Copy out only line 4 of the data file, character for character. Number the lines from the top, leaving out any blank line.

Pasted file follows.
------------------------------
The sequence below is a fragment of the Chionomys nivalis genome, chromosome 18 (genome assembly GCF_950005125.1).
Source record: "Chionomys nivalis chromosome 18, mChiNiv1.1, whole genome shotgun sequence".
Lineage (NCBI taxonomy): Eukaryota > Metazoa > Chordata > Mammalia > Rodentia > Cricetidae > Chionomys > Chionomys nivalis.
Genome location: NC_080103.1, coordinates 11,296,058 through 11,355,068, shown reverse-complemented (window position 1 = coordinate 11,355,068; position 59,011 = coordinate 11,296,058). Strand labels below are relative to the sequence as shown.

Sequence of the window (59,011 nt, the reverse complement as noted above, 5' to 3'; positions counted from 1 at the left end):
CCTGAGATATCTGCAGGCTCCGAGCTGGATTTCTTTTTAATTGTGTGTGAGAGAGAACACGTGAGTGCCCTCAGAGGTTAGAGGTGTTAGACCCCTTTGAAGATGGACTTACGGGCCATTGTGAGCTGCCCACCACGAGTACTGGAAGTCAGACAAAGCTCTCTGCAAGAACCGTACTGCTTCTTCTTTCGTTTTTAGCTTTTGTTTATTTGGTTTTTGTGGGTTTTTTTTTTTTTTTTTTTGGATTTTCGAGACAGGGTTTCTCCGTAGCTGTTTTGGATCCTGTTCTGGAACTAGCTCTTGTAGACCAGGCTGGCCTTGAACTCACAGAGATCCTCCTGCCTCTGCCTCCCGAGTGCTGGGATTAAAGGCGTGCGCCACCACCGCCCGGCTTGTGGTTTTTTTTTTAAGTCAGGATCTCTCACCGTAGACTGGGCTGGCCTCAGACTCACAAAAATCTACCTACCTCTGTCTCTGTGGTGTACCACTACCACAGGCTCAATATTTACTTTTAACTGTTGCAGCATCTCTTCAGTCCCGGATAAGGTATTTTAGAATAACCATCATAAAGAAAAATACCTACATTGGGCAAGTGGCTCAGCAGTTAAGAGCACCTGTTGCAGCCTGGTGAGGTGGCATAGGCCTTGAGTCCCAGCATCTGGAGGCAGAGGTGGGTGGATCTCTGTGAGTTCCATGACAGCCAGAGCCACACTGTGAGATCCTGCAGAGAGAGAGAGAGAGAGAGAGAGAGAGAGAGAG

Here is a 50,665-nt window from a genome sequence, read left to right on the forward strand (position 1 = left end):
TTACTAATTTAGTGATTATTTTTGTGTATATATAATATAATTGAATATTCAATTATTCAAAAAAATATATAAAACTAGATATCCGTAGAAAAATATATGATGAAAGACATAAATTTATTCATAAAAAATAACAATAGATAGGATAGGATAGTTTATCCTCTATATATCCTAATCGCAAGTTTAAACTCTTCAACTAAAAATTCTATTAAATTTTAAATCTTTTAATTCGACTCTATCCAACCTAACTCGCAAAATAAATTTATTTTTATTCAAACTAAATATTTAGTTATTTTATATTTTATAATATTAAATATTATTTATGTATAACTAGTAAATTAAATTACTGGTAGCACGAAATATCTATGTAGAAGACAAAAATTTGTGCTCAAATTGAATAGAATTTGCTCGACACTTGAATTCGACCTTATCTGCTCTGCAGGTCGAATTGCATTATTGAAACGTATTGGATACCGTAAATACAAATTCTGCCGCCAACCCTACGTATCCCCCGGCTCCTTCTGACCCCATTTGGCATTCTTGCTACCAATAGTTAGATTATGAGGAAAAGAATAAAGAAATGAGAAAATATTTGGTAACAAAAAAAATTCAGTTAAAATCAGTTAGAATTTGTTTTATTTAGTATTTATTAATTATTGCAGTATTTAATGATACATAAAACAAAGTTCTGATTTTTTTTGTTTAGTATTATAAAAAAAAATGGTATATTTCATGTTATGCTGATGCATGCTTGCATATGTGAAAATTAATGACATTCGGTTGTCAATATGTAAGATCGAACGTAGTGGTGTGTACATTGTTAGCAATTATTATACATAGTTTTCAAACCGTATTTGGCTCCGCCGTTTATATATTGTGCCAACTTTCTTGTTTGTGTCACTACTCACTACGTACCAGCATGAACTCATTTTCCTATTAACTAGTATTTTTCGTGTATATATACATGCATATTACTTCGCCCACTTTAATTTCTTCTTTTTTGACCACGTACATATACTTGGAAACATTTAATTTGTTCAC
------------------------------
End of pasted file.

Genome location: NC_080103.1, coordinates 11,296,058 through 11,355,068, shown reverse-complemented (window position 1 = coordinate 11,355,068; position 59,011 = coordinate 11,296,058). Strand labels below are relative to the sequence as shown.